The Bank is implementing its RGAP which is based on four pillars responding to the region’s most acute development needs – human capital, economic empowerment, voice-and-agency and regional capacity building and communication.  For example, the $63 million Socioeconomic Empowerment of Adolescent Girls & Young Women Project in Jharkhand, India, will support adolescent girls and young women, to complete their secondary level education and acquire relevant skills for the job market.  Also, gender approaches are operationalized across the board.  For instance, multi-modal connectivity projects are specifically addressing barriers that women face in using transport facilities including issues of safety, lighting, separate toilets and waiting areas.  

    Supporting essential resilience to climate change

    South Asia is highly vulnerable to the impacts of climate change, including climate-induced natural disasters and sea-level rise. Progress in South Asia depends on reducing carbon emissions, changing the energy mix, and mitigating climate change effects. The Bank is implementing a Climate Business Plan for South Asia in support of the countries’ Nationally Determined Contributions and their efforts to improve climate resilience.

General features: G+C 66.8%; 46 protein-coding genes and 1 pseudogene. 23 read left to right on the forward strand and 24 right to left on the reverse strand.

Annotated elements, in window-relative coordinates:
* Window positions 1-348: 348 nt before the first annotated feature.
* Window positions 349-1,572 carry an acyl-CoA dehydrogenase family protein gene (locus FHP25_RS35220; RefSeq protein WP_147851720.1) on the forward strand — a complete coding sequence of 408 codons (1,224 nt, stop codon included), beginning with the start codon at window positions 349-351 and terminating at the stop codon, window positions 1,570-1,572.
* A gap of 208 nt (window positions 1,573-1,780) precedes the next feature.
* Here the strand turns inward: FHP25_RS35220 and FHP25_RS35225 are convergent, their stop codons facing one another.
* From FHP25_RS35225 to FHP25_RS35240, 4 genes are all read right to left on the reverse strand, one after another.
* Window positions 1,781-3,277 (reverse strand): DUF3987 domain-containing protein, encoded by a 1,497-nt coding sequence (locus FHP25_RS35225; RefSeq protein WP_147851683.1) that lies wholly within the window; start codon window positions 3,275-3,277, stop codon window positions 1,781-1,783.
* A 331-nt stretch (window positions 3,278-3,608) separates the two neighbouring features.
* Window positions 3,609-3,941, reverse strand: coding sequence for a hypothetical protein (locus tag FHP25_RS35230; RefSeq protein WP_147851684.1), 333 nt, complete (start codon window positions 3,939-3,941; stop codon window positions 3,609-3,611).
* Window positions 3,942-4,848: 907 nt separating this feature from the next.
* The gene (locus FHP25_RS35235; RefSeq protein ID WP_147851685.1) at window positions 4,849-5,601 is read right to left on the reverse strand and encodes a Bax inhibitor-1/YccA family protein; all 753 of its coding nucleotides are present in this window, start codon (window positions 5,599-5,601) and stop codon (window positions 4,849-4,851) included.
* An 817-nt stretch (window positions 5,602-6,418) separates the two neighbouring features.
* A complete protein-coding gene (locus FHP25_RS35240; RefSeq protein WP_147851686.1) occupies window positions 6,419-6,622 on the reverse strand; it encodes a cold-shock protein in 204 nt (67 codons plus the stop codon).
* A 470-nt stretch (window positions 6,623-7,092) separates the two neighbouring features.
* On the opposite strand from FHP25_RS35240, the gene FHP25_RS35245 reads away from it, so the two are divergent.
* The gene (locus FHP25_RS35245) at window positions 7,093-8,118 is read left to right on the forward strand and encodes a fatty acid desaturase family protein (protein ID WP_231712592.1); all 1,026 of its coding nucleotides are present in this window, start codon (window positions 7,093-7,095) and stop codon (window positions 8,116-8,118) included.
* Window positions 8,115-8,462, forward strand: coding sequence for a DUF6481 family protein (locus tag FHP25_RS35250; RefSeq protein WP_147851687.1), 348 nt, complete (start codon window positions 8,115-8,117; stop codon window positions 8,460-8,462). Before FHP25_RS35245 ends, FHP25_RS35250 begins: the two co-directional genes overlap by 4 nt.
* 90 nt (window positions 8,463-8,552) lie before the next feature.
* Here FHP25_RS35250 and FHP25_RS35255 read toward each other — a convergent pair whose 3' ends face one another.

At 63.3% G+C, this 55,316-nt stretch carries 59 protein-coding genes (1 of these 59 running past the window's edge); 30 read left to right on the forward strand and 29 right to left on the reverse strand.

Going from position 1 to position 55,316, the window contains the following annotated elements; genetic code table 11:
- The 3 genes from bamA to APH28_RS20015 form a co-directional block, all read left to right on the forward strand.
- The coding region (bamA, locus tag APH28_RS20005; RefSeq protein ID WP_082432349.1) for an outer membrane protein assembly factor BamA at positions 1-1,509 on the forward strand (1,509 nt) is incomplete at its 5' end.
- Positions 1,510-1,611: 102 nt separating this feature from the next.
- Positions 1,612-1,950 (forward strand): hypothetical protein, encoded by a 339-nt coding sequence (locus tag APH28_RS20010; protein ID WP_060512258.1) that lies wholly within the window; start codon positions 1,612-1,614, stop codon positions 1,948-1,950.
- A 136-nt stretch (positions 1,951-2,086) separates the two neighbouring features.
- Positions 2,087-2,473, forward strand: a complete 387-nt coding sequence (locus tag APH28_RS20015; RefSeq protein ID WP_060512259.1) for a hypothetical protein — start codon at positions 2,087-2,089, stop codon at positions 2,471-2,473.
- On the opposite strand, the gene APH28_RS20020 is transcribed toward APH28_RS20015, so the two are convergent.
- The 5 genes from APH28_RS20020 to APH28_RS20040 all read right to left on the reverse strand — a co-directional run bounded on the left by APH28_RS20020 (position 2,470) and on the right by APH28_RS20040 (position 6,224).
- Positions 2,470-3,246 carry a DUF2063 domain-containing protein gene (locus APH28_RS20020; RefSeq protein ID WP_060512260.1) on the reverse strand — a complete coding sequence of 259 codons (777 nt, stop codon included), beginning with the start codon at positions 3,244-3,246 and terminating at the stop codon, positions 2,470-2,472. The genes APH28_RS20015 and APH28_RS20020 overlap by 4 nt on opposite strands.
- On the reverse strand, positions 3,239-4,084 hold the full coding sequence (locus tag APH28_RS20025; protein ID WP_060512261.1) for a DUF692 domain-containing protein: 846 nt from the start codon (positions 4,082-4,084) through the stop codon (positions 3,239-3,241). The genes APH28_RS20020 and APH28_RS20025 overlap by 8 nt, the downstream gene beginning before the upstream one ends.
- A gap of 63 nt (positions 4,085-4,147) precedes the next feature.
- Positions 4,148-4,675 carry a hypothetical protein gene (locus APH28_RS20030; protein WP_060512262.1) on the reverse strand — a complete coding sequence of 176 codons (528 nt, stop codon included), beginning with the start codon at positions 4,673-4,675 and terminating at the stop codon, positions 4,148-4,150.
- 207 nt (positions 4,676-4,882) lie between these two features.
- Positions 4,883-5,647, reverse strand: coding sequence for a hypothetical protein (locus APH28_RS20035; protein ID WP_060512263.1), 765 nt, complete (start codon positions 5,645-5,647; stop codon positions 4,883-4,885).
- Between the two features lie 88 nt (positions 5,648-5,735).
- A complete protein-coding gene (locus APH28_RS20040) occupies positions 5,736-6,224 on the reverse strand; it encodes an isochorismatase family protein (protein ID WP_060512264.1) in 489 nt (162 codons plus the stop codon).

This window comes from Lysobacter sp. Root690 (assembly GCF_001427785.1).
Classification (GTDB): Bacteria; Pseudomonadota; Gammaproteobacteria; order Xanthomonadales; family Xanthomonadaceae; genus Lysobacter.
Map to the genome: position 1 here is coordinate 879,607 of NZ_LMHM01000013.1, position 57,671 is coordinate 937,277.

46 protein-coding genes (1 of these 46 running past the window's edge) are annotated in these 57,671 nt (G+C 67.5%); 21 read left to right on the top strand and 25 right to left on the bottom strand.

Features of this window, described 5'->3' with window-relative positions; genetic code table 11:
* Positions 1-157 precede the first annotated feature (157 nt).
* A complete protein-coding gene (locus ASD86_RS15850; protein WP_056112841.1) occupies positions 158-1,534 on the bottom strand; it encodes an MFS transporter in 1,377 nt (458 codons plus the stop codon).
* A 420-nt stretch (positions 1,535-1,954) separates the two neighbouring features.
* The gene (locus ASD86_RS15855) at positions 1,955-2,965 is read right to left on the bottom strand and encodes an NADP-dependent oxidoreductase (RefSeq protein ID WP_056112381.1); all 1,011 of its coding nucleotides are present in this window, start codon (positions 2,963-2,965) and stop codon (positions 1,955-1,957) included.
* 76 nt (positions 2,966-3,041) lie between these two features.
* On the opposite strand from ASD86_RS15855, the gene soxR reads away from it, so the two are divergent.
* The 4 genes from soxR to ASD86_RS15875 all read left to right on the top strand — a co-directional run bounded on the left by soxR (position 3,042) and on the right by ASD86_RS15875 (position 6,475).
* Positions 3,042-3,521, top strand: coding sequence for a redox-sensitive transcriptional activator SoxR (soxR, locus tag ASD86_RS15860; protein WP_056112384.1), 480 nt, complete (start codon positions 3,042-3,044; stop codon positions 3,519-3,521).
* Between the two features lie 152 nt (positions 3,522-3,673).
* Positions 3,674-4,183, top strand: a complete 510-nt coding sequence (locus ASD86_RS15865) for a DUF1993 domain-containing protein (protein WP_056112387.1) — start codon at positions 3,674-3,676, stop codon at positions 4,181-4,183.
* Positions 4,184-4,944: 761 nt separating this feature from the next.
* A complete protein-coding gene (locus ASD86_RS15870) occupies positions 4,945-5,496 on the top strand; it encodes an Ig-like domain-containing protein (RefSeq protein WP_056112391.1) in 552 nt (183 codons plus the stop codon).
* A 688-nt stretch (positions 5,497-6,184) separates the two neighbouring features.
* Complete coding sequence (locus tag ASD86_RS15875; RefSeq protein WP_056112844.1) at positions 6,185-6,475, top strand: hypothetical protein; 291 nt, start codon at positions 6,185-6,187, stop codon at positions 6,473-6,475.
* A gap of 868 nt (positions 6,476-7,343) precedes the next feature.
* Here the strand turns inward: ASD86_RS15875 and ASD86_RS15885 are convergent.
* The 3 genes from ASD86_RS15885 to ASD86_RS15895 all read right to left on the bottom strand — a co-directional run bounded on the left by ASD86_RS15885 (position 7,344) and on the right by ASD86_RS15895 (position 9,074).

CO2 emissions (metric tons per capita)

    Promoting regional integration

    Regional integration and economic cooperation can enhance the prospects for poverty reduction and shared growth. Yet South Asia remains one of the least integrated regions. A $150 million Regional Connectivity Project aims to improve conditions for Bangladesh’s trade with Bhutan, India, and Nepal through improving connectivity, reducing logistics bottlenecks, and supporting the adoption of modern approaches to border management and trade facilitation.

    Supporting policy reforms